LGD note: I recently wrote this essay looking at New York Times reporting in Darfur for a class on conflict and reporting. I thought it would be interesting to post here. Some of the footnotes I couldn’t include as links, so if for some reason you need a fully annotated version, please comment.
The biggest news story about conflict in Africa in the last five years has undoubtedly been the conflict in Darfur, Sudan, which has often been called genocide. The current violence in Sudan’s western state emerged in 2003 just as peace agreements were finally being made to end the 20-year civil war between Sudan’s north and south. The conflict propelled a region that had once been regarded as a backwater onto the forefront of the international stage.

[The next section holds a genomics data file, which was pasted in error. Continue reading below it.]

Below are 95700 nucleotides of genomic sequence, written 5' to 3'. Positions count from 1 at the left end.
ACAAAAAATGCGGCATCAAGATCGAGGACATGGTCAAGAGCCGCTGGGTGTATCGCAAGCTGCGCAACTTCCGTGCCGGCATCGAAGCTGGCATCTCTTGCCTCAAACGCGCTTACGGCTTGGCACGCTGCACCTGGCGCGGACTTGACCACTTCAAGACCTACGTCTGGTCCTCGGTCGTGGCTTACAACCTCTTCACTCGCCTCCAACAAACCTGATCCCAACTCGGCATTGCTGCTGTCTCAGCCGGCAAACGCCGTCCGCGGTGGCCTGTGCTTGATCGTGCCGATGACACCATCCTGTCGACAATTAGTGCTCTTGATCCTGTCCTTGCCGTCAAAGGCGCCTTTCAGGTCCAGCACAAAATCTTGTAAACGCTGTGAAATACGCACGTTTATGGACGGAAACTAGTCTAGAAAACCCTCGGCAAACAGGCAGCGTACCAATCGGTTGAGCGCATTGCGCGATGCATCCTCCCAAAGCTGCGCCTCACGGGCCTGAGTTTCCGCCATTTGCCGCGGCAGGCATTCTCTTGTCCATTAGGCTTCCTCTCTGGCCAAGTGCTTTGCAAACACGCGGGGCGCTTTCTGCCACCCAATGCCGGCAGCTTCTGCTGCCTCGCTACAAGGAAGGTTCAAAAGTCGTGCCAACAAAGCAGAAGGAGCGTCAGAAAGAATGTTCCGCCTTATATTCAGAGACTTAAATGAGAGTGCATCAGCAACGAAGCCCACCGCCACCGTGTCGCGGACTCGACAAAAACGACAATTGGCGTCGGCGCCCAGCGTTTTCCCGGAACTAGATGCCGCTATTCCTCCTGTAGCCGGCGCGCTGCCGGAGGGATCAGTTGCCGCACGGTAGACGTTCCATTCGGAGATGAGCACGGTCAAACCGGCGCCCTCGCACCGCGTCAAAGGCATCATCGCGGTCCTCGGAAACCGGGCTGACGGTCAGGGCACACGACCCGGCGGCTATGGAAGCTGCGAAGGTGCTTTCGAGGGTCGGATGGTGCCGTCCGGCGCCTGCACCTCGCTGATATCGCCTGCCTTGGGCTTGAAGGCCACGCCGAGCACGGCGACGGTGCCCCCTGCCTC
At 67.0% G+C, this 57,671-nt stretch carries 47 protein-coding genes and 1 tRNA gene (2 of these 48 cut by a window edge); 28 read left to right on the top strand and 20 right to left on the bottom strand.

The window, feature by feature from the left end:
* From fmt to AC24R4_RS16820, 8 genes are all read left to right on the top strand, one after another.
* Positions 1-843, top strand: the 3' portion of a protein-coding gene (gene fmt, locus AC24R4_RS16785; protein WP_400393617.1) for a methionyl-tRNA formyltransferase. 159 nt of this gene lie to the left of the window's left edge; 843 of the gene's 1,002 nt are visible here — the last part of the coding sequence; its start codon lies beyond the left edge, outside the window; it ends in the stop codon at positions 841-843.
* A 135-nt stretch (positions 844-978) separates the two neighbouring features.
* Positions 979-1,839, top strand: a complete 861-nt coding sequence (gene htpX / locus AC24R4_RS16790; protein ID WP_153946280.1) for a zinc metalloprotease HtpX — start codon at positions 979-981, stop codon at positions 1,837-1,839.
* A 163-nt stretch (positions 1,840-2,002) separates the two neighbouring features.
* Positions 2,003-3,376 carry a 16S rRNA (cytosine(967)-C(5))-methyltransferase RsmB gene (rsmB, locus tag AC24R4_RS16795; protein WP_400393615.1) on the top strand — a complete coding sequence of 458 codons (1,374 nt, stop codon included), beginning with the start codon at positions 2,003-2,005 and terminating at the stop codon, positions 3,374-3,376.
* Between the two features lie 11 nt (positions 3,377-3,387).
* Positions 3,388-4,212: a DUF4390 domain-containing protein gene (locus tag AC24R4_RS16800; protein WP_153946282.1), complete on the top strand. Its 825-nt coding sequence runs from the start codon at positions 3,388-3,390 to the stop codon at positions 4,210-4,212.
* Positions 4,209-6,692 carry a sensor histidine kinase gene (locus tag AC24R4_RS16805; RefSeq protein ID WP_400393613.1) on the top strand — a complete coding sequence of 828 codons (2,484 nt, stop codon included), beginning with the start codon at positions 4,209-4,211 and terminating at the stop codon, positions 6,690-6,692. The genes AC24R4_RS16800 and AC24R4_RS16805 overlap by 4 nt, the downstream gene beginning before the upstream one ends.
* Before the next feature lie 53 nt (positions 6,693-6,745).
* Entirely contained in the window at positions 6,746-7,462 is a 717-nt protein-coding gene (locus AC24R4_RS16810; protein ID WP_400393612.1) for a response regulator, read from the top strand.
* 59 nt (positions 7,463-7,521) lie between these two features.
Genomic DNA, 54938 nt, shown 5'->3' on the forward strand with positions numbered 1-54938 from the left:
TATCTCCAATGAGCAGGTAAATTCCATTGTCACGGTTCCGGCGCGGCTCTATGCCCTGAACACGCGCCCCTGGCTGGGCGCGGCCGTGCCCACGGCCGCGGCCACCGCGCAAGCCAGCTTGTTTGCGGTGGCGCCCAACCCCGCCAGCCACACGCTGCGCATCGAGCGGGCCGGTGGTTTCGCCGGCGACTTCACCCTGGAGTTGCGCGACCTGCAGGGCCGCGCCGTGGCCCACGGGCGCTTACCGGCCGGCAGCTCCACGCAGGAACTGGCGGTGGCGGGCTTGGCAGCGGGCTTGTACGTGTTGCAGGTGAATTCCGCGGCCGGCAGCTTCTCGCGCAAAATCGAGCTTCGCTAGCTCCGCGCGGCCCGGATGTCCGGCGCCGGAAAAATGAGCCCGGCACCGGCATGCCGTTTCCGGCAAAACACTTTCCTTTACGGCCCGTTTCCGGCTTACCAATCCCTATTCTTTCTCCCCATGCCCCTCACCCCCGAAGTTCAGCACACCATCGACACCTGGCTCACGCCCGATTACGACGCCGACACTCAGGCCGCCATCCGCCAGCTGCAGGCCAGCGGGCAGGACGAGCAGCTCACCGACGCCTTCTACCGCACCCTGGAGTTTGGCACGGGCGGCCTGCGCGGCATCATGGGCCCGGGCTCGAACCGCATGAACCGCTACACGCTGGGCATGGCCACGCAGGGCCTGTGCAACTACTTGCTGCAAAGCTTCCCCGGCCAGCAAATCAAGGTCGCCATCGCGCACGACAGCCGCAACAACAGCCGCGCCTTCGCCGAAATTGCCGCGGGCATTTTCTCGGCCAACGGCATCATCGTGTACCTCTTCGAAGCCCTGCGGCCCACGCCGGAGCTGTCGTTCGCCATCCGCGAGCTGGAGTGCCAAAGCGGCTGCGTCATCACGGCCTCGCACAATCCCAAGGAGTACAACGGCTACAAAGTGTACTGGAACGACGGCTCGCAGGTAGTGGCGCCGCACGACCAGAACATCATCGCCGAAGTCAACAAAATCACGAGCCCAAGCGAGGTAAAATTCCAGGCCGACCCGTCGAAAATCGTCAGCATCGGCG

As reporting picked up steam in 2004, a story emerged about Darfur that was replayed in various forms: Nomadic Arab tribes, in league with Sudan’s nefarious government, were attempting to exterminate the black Africans of Darfur through a campaign of terror, rape and fire.
But scholars, Darfur experts and some aid groups have questioned the accuracy of this mainstream reporting on Darfur. In the last two years, this has coincided with a waning interest in the Darfur conflict among the American public.
In this essay, I follow the reporting on Darfur through the course of four years and several articles in the United States’ most influential newspaper, The New York Times. Through the evolution of the reporting, I show the ways in which the Times constructed an over-arching narrative about Darfur, why the story was relevant and popular, and why myths came to influence the reporting.
A War of Arabs against Africans